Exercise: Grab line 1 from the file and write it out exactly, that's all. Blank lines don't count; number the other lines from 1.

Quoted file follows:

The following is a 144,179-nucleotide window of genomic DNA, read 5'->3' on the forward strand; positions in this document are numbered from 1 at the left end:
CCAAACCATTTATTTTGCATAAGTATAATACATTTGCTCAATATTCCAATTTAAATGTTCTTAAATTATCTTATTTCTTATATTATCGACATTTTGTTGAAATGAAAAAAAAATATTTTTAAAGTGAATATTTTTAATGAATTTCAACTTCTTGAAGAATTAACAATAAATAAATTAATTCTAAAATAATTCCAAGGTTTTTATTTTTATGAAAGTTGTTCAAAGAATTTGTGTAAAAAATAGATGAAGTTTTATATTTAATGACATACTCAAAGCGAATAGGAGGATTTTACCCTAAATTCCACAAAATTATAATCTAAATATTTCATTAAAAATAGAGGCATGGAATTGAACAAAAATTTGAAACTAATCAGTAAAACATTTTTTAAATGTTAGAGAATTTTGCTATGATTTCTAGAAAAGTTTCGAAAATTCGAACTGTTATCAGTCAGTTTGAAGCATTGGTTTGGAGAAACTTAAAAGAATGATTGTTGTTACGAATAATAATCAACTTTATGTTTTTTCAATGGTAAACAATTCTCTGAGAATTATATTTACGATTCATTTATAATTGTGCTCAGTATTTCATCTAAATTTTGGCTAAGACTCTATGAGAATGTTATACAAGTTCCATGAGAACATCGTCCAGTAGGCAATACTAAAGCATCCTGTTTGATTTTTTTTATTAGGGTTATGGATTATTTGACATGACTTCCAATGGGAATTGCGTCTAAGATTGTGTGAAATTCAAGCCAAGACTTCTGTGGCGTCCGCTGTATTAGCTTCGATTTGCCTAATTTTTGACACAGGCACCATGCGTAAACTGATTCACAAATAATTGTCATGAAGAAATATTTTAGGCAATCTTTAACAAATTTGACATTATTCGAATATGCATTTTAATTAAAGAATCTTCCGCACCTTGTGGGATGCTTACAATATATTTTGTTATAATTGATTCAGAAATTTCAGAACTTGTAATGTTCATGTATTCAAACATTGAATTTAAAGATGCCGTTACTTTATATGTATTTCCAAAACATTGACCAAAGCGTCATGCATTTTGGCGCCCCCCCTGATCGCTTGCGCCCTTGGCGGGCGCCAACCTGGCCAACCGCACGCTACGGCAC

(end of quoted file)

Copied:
The following is a 144,179-nucleotide window of genomic DNA, read 5'->3' on the forward strand; positions in this document are numbered from 1 at the left end: